Leash Management: Good leash handling is an important part of nosework. Poor leash handling that causes the leash to drag behind the dog or get caught on objects can disrupt a search area and distract the dog. Allowing the leash to get tangled around your dog is also distracting and can be a safety issue. A questionable pass may be scored for excessive search area disruption from the leash or if the dog’s effectiveness is severely impacted by poor leash management or tangling.
Reinforcement: Reinforcement is allowed for rewarding an indication and to motivate if needed.
Maximum video length: 8 minutes for all 6 searches merged into one video submission. Any time over this limit will result in a NY.
Exercise 4-1: Interior with Visible Cold Tins
This interior search shows the dog has good odor obedience and searching skills in the presence of visible cold tins. The search is set up in a way so that the dog encounters multiple cold tins before getting to the hide.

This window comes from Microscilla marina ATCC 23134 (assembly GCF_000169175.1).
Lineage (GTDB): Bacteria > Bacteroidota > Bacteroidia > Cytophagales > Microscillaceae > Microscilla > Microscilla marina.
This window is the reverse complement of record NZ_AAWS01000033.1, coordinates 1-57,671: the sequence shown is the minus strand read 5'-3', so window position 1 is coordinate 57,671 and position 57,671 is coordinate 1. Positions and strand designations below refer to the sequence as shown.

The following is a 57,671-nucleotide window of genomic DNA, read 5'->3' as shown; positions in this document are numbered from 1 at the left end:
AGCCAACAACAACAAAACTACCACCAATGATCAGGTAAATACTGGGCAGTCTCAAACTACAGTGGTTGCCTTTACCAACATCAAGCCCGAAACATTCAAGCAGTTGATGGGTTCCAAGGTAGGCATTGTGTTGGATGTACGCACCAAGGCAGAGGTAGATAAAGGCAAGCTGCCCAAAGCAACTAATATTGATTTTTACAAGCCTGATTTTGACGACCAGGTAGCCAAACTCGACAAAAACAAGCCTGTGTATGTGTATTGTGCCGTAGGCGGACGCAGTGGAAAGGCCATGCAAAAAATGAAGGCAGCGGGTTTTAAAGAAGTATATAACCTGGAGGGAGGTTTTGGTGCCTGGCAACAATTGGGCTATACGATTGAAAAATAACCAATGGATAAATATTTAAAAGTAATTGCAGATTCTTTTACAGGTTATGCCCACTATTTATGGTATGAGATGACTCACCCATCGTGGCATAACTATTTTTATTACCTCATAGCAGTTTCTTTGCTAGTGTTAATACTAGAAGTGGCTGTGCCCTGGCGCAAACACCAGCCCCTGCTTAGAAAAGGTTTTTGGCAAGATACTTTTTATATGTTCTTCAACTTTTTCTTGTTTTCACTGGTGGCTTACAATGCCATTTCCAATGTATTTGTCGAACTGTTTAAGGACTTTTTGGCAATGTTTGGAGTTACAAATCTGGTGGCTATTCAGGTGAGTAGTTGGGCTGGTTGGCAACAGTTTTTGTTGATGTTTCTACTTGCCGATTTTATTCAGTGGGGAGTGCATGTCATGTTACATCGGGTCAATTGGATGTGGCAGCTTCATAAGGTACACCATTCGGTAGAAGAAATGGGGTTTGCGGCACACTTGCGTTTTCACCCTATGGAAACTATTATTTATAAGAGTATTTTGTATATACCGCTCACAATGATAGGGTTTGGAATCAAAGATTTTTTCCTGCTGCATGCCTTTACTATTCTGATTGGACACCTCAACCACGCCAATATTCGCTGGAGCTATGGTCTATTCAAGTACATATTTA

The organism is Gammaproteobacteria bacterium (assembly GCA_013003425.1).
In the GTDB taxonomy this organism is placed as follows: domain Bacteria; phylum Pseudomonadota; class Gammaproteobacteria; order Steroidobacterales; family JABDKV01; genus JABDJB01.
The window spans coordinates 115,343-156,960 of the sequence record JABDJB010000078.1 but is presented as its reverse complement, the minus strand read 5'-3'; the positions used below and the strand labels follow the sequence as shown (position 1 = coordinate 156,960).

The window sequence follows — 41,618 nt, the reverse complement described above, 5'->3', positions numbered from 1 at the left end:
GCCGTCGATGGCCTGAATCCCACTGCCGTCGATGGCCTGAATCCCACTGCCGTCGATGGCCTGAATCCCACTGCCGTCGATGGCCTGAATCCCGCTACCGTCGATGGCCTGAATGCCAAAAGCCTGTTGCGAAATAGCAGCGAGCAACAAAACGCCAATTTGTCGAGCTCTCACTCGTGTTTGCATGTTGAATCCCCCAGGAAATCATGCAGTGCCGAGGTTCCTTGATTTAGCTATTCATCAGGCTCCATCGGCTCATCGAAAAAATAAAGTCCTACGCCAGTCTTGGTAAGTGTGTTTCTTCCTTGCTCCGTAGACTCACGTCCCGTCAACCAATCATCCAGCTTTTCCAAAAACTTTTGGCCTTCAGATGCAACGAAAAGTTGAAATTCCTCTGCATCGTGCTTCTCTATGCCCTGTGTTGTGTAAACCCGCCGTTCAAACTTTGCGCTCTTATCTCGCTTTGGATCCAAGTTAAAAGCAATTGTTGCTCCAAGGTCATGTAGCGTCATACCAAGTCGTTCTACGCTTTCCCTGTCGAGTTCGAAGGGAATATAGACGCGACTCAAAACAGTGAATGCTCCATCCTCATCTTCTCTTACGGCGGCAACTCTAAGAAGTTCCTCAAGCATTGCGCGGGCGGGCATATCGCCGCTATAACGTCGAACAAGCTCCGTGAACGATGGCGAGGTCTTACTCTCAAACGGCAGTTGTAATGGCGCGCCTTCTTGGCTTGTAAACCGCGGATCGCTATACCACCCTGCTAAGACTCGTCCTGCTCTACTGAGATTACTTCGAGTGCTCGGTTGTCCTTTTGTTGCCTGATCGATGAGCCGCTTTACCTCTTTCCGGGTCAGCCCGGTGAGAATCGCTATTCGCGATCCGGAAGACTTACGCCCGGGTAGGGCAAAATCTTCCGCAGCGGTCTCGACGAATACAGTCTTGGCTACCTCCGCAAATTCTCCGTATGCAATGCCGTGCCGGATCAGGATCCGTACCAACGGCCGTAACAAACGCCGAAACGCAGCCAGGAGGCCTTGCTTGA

Exercise 4-2: Clearing Containers
This exercise tests the dog’s odor obedience and ability to avoid food distractions in container searches, as well as running it like unknown number of hides. The search is setup so that distractors are in the boxes before and after the hot container. After indicaitng the hide, the team must continue searching down the line to clear the rest of the containers as if there are an unknown number of hides.
Exercise 4-3: Containers in X Formation
This exercise requires that the dog search for 2 hides among 13 boxes set in a X formation. The hides will be placed in a way that requires the handler to think about the pattern of the containers during handling. This is a common pattern seen in some Nosework organizations.
Exercise 4-4: Tight Space
This exercise tests the dog’s ability to work under spatial pressure and source a hide without impediment from the handler. The search is set up so that the hide is Accessible and is placed well into the tight area. The dog should need to reach a little to be able to get to the hide.
Exercise 4-5: Exterior Ground Crack Hide
Exterior search with a hide placed on the ground in a crack. The crack can be on cement/asphalt or along the edge between 2 different ground surfaces.
Exercise 4-6: Inaccessible Hide in Drawer
Hide is placed in a closed drawer requiring the dog to locate a contained hide.
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(For convenience only. Please rely on the website exercise pages for details, updates, examples and judging criteria.)